Wine, symbol of the Nation

Wine, symbol of the Nation

  • Louis XVI had put on the red cap; day of June 20, 1792.

    VILLENEUVE

  • Credit clock.

To close

Title: Louis XVI had put on the red cap; day of June 20, 1792.

Author : VILLENEUVE (-)

Date shown: June 20, 1792

Dimensions: Height 23 - Width 17.3

Technique and other indications: Etching in color.

Storage place: Louvre Museum (Paris) website

Contact copyright: © Photo RMN-Grand Palais - M. Coursaget web site

Picture reference: 99-016306 / 23342LR

Louis XVI had put on the red cap; day of June 20, 1792.

© Photo RMN-Grand Palais - M. Coursaget

To close

Title: Credit clock.

Author :

Date shown:

Dimensions: Height 40.6 - Width 0

Technique and other indications: Wire wood, stencil. Gangel printing press.

Storage place: MuCEM website

Contact copyright: © Photo RMN-Grand Palais - T. Le Magesite web

Picture reference: 05-526878 / 72.83.21D

© Photo RMN-Grand Palais - T. Le Mage

Publication date: November 2009

Historical context

The day of June 20, 1792

On June 17, 1789, the Third Estate proclaimed itself the National Assembly. The Constitution, approved by the king on September 13, 1791, transfers the sovereignty of the king to the “Nation” and organizes a constitutional monarchy based on the separation of powers and in which Louis XVI holds the executive power, which guarantees him a right of veto. and notably authorizes it to appoint or dismiss ministers. The palace is finally evacuated.

Image Analysis

The symbolic use of the representation of wine

The first picture, Louis XVI had put on the red cap; June 20, 1792, is a print produced by Villeneuve, author of numerous engravings and historical representations which feature great moments of the revolutionary period and which, like this print, have been widely distributed. It represents the king standing, wearing the Phrygian cap adorned with the tricolor cockade, drinking from the bottle the words “Vive la Nation”, arranged to represent a liquid. The monarch's gaze, directed straight towards the spectator, is a little lost, sad and melancholy. The print is accompanied by a text:

« Louis XVI had put on the Red Cap, he had cried Vive la Nation, he had drunk to the health of no panties, he had affected the greatest calm, he had said loudly that he would never fear, that he would never have to fear in the midst of the people; finally, he seemed to take a personal part in the insurrection of June 20. Well ! this same Louis XVI bravely waited until his fellow citizens had returned to their homes to wage an occult war against them and exercise his vengeance. »

The second image, Credit clock, dating from the period 1835-1840, was intended to be displayed in cabarets. The boss designates a “credit clock” above which runs the text “when the rooster crows, credit will be given”. As the establishment is closed to rooster crow, the image is intended to let customers know that the house does not give credit. Around a table set outside between two trees, French people of all conditions and all functions, symbolized by their clothes, clink glasses and drink red wine (a bottle on the table, a basket of empty bottles on the ground, a bottle overturned on the ground). Soldiers of different corps and ranks, two commoners, a better-off man and a man of cultivated appearance with hat and glasses make up this assembly where the colors blue, white and red dominate (clothes, rooster, wine). In the background, we see a village and its bell tower. On the sides, two legends arranged in reverse: "Aunion des français [sic] "And" To the union of peoples ". At the bottom, “Let's drink to the happiness of France”.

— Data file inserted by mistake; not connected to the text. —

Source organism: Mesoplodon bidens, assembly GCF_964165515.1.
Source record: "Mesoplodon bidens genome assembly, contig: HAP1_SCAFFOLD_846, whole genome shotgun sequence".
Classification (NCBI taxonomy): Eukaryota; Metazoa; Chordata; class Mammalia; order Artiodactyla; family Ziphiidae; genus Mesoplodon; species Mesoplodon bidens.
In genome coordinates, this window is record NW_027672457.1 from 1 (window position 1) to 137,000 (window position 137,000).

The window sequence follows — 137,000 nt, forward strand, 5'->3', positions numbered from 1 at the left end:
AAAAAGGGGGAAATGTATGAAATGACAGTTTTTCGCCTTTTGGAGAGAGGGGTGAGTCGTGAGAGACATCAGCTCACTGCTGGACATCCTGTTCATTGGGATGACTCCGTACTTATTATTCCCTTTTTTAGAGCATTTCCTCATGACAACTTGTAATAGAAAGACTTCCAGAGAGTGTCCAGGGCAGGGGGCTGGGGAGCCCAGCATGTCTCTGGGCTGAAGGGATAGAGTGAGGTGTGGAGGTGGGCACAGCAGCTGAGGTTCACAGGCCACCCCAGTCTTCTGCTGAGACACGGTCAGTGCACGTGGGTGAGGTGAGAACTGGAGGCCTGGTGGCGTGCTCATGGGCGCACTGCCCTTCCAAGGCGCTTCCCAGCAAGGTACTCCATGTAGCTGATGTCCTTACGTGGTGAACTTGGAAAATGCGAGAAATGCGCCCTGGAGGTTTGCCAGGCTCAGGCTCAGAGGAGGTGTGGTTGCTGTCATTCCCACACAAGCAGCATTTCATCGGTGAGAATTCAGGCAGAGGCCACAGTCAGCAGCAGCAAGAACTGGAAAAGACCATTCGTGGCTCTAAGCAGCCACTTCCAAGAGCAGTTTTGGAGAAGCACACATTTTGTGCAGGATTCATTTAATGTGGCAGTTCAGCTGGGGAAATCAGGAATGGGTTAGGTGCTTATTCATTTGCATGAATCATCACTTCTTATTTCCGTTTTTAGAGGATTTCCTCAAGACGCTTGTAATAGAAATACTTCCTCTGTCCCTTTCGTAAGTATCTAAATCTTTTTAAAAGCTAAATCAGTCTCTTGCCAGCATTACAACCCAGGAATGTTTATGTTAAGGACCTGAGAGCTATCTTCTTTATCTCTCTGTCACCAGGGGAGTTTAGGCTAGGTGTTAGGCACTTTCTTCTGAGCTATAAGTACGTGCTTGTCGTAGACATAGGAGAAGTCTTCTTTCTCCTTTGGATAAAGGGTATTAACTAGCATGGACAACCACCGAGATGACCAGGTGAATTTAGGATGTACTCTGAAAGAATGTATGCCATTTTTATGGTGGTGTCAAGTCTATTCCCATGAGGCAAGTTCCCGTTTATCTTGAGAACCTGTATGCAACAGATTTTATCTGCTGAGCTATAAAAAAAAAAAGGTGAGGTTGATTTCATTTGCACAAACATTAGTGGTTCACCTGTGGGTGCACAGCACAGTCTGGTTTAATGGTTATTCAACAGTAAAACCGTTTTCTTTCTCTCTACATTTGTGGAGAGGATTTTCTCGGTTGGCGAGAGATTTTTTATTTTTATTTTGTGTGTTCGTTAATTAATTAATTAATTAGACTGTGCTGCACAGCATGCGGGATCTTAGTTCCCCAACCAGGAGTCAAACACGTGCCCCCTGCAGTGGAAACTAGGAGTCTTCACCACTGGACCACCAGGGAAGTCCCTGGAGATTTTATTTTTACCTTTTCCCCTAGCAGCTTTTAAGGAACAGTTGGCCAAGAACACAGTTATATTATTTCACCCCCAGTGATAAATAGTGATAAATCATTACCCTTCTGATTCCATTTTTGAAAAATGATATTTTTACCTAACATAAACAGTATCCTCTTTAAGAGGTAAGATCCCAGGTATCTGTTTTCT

Interpretation

Wine, sign and symbol of the French Nation

The two representations, although very different in their time and function, use wine to signify France, revealing (and helping to affirm) the place of drink in the national imagination.

In Louis XVI had put on the red cap; June 20, 1792, the wine that comes out of the bottle "speaks" of this nation. Better: he identifies with it. If the insurgents of June 20 wanted to make the king drink, it was also to give him, by force, the position of a citizen like any other. Drinking the wine of the nation is like a civic ritual, which makes one belong to it. Thus, the collective consciousness of belonging to the same community, which has defined the modern idea of ​​nation since the French Revolution, can be "read" in wine. Coming from France and the people, wine is one of the vectors and signs of this community of belonging and of the unity of the nation.

In a more diffuse way, Credit clock also makes wine, no longer the only one, but one of the symbols of the nation (with the rooster, the three colors and the bell tower). The men gathered here constitute a real "National Assembly": they represent the various "peoples" of France, who merge into the unity both figured and realized by the meeting around wine. Here again, the drink acts as a unifying talisman, which tacitly and daily renews the national oath: around wine, we always toast at least implicitly to France and, it is quite the same, to the union of the French.

  • popular imagery
  • revolutionary days
  • Louis XVI
  • wine

Bibliography

François FURET and Mona OZOUF (dir.), Critical Dictionary of the French Revolution, Paris, Flammarion, 1988.Gilbert GARRIER, Social and cultural history of wine, Paris, Bordas Cultures, 1995. Michel VOVELLE, The fall of the monarchy, volume 1 of the New history of contemporary France, Paris, Seuil, 1972.

To cite this article

Alban SUMPF, "The wine symbol of the Nation"


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